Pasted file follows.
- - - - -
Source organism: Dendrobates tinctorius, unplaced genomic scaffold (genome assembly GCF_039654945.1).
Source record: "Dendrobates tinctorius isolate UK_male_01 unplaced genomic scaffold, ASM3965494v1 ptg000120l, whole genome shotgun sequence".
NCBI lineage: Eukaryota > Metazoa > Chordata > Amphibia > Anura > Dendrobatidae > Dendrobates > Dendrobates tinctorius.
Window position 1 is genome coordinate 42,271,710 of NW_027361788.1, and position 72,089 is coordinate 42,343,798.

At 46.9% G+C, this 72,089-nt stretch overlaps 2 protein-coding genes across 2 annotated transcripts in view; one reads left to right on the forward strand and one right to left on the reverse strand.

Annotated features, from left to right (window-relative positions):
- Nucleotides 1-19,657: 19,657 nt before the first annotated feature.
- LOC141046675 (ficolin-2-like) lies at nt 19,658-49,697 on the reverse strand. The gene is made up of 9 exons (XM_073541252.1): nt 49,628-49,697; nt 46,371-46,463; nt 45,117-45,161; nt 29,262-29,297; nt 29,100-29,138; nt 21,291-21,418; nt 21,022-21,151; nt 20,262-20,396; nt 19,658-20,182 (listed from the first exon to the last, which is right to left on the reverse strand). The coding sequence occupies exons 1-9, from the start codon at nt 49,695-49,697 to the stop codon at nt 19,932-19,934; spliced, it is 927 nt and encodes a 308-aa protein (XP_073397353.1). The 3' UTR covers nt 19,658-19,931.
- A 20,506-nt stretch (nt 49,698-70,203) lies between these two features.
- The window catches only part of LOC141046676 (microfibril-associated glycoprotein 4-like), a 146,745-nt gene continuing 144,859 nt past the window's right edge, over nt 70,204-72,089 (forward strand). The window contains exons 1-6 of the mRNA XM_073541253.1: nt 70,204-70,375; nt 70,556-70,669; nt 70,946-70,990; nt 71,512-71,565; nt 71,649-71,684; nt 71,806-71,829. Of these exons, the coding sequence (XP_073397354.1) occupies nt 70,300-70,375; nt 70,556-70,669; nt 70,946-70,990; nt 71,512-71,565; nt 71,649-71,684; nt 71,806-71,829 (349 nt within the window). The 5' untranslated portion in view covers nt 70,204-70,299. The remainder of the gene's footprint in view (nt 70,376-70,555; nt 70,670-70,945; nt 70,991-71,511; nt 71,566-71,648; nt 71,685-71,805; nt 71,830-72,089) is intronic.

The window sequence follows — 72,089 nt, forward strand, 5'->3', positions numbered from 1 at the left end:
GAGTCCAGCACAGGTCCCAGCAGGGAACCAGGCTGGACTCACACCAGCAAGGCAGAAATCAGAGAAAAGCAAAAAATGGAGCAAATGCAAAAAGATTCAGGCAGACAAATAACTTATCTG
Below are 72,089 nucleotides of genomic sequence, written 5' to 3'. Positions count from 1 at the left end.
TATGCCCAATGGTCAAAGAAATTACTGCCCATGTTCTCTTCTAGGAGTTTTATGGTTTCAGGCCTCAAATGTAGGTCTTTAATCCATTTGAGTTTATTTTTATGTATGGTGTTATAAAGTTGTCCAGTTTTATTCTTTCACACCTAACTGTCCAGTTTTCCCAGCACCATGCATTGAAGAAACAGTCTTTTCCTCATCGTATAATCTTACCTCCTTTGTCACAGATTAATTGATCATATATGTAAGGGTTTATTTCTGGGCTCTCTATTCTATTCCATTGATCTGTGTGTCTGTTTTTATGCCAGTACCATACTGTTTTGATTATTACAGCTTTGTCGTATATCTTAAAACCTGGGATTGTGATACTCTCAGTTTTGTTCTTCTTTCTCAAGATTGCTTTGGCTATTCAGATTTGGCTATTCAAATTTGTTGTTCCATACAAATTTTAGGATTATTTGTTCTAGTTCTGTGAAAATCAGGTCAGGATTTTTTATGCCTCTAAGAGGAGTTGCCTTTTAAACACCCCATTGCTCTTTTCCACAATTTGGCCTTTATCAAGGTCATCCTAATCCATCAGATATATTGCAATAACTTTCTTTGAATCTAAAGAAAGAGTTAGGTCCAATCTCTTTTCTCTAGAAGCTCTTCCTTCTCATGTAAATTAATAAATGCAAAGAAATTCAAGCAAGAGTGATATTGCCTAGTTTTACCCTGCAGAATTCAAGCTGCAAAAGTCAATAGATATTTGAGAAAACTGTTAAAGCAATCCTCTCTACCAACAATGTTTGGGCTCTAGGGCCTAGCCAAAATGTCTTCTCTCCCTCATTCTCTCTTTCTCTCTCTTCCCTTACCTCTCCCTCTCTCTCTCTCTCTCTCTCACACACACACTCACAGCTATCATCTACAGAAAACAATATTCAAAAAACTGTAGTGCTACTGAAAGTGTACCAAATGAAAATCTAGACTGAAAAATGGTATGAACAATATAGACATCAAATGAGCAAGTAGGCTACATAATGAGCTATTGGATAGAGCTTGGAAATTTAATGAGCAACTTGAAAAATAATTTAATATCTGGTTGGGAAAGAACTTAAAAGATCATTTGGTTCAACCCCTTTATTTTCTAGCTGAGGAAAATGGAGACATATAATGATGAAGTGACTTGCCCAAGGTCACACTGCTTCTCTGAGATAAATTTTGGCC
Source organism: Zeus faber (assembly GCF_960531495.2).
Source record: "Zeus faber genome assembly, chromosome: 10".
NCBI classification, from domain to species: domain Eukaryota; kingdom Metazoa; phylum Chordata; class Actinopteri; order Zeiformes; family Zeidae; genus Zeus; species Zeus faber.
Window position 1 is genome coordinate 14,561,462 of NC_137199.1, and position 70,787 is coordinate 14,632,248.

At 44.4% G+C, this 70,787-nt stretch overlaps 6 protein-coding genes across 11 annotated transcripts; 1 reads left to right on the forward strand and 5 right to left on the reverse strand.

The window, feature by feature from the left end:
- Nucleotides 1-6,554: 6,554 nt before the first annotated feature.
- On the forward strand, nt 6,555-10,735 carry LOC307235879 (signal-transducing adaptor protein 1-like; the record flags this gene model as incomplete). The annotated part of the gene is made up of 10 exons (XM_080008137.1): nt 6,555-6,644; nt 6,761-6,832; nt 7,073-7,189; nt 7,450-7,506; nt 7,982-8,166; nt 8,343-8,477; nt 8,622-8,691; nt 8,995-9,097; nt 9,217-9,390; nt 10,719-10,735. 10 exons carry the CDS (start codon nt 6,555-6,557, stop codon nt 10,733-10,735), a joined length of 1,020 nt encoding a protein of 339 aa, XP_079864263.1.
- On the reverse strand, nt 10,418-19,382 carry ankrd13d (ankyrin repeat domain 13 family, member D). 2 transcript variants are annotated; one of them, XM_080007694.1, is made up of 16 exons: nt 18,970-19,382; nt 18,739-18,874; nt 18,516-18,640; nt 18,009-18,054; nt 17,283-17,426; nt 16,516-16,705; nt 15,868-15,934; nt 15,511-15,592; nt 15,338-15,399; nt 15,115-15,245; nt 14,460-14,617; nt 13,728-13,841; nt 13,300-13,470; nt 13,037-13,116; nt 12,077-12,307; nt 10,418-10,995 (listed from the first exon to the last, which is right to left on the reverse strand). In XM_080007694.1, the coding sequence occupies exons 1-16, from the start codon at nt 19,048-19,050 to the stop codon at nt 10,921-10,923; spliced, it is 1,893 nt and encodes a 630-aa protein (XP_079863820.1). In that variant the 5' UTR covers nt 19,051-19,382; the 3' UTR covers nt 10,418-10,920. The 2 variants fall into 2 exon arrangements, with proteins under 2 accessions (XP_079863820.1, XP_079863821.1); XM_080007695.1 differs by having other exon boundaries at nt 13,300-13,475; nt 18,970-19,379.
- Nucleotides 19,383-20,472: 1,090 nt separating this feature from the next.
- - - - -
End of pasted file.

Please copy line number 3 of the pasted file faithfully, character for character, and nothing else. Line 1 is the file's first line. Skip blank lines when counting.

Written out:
NCBI lineage: Eukaryota > Metazoa > Chordata > Amphibia > Anura > Dendrobatidae > Dendrobates > Dendrobates tinctorius.